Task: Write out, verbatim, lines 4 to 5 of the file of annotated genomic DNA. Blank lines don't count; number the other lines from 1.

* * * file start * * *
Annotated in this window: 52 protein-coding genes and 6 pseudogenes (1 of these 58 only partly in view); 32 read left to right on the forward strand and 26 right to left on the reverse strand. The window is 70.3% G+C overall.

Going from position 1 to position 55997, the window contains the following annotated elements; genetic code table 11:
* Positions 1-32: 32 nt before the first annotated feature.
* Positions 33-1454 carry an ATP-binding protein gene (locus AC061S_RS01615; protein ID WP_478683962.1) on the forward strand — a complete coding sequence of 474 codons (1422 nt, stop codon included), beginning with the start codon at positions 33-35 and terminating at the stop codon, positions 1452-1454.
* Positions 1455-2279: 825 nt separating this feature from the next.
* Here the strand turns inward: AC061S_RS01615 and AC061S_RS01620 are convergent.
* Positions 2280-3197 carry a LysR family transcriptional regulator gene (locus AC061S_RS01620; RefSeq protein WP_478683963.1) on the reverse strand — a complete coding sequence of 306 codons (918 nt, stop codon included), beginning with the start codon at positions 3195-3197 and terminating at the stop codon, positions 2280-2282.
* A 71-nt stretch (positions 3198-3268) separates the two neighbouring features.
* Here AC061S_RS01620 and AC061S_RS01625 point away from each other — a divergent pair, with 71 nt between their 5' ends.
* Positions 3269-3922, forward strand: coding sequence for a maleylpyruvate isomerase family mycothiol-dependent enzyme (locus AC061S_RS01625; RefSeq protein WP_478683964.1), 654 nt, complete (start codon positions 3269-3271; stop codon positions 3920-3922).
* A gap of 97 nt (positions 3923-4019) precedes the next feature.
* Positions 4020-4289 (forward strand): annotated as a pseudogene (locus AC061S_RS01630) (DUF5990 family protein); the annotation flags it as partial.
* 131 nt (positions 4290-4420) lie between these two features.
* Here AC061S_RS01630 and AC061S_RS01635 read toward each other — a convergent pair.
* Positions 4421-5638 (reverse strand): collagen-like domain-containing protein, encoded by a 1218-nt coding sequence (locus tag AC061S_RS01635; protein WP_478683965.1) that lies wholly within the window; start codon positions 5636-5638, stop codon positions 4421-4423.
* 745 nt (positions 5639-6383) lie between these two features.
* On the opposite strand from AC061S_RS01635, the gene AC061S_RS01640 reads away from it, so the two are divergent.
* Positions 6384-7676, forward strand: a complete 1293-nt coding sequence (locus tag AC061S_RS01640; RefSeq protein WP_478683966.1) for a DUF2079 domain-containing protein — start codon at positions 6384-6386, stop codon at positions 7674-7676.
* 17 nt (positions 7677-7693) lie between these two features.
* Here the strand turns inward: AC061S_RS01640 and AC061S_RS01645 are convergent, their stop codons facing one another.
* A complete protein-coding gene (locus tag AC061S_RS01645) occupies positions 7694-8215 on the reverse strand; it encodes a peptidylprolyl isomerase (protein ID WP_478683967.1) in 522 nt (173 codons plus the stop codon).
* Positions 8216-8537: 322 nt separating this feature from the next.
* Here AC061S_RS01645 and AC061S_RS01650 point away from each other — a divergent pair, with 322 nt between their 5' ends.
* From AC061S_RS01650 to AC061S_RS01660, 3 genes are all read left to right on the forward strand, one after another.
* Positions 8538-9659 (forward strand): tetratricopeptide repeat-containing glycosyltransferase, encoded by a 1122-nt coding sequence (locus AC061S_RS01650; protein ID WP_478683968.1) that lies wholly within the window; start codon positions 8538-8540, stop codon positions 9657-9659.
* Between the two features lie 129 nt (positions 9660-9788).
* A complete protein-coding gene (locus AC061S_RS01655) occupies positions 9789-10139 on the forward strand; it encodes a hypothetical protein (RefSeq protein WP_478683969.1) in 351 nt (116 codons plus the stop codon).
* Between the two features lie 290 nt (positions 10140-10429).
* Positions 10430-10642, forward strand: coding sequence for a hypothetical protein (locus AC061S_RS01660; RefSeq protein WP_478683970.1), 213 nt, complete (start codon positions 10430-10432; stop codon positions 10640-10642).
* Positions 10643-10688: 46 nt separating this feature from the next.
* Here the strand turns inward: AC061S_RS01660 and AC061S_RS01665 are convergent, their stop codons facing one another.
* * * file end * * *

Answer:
* Positions 33-1454 carry an ATP-binding protein gene (locus AC061S_RS01615; protein ID WP_478683962.1) on the forward strand — a complete coding sequence of 474 codons (1422 nt, stop codon included), beginning with the start codon at positions 33-35 and terminating at the stop codon, positions 1452-1454.
* Positions 1455-2279: 825 nt separating this feature from the next.